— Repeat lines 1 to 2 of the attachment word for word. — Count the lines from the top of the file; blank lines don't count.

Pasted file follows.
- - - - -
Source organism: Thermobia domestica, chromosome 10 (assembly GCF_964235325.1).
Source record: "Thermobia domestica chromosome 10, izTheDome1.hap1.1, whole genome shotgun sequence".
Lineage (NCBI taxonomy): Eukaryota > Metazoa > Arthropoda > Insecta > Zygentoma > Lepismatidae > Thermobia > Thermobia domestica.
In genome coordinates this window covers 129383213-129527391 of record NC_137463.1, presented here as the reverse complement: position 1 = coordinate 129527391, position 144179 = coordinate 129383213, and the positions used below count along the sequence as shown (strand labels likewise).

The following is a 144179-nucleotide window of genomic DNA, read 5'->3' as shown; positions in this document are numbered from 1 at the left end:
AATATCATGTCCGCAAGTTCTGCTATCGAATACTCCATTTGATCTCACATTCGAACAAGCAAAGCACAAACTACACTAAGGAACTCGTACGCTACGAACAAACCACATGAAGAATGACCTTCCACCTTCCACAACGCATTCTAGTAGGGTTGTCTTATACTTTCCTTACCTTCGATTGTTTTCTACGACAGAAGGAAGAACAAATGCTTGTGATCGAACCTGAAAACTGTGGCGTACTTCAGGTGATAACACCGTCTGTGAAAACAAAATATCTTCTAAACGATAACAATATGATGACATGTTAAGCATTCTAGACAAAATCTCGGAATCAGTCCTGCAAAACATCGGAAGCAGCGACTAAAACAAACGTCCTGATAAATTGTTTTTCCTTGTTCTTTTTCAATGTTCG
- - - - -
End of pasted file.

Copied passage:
Source organism: Thermobia domestica, chromosome 10 (assembly GCF_964235325.1).
Source record: "Thermobia domestica chromosome 10, izTheDome1.hap1.1, whole genome shotgun sequence".